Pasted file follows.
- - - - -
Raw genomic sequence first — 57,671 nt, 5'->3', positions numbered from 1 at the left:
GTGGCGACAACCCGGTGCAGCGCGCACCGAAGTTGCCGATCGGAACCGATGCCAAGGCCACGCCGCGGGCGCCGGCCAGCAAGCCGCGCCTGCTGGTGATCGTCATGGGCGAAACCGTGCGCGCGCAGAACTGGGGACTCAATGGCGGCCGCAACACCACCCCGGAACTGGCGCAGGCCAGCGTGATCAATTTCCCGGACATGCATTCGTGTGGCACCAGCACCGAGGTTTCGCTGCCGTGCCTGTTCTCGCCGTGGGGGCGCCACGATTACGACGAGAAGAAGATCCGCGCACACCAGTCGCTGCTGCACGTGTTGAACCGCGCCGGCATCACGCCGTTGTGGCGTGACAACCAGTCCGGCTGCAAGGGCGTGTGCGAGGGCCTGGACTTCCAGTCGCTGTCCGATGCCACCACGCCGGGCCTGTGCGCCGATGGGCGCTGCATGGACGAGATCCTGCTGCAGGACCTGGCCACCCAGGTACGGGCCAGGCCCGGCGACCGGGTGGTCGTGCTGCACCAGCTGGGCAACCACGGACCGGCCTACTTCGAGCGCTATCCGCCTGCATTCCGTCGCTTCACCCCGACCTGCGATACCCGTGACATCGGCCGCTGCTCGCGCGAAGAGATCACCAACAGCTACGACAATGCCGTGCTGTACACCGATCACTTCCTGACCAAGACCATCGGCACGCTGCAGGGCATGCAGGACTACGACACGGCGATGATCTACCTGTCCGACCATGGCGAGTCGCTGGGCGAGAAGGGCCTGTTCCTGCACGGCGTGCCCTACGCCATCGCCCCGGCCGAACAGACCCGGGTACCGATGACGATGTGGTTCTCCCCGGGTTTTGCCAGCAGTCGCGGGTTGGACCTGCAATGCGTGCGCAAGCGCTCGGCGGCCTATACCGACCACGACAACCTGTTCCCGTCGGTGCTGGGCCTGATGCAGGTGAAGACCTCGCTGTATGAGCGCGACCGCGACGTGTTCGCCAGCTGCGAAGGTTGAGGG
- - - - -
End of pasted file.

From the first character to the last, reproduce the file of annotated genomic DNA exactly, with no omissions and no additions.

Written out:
Raw genomic sequence first — 57,671 nt, 5'->3', positions numbered from 1 at the left:
GTGGCGACAACCCGGTGCAGCGCGCACCGAAGTTGCCGATCGGAACCGATGCCAAGGCCACGCCGCGGGCGCCGGCCAGCAAGCCGCGCCTGCTGGTGATCGTCATGGGCGAAACCGTGCGCGCGCAGAACTGGGGACTCAATGGCGGCCGCAACACCACCCCGGAACTGGCGCAGGCCAGCGTGATCAATTTCCCGGACATGCATTCGTGTGGCACCAGCACCGAGGTTTCGCTGCCGTGCCTGTTCTCGCCGTGGGGGCGCCACGATTACGACGAGAAGAAGATCCGCGCACACCAGTCGCTGCTGCACGTGTTGAACCGCGCCGGCATCACGCCGTTGTGGCGTGACAACCAGTCCGGCTGCAAGGGCGTGTGCGAGGGCCTGGACTTCCAGTCGCTGTCCGATGCCACCACGCCGGGCCTGTGCGCCGATGGGCGCTGCATGGACGAGATCCTGCTGCAGGACCTGGCCACCCAGGTACGGGCCAGGCCCGGCGACCGGGTGGTCGTGCTGCACCAGCTGGGCAACCACGGACCGGCCTACTTCGAGCGCTATCCGCCTGCATTCCGTCGCTTCACCCCGACCTGCGATACCCGTGACATCGGCCGCTGCTCGCGCGAAGAGATCACCAACAGCTACGACAATGCCGTGCTGTACACCGATCACTTCCTGACCAAGACCATCGGCACGCTGCAGGGCATGCAGGACTACGACACGGCGATGATCTACCTGTCCGACCATGGCGAGTCGCTGGGCGAGAAGGGCCTGTTCCTGCACGGCGTGCCCTACGCCATCGCCCCGGCCGAACAGACCCGGGTACCGATGACGATGTGGTTCTCCCCGGGTTTTGCCAGCAGTCGCGGGTTGGACCTGCAATGCGTGCGCAAGCGCTCGGCGGCCTATACCGACCACGACAACCTGTTCCCGTCGGTGCTGGGCCTGATGCAGGTGAAGACCTCGCTGTATGAGCGCGACCGCGACGTGTTCGCCAGCTGCGAAGGTTGAGGG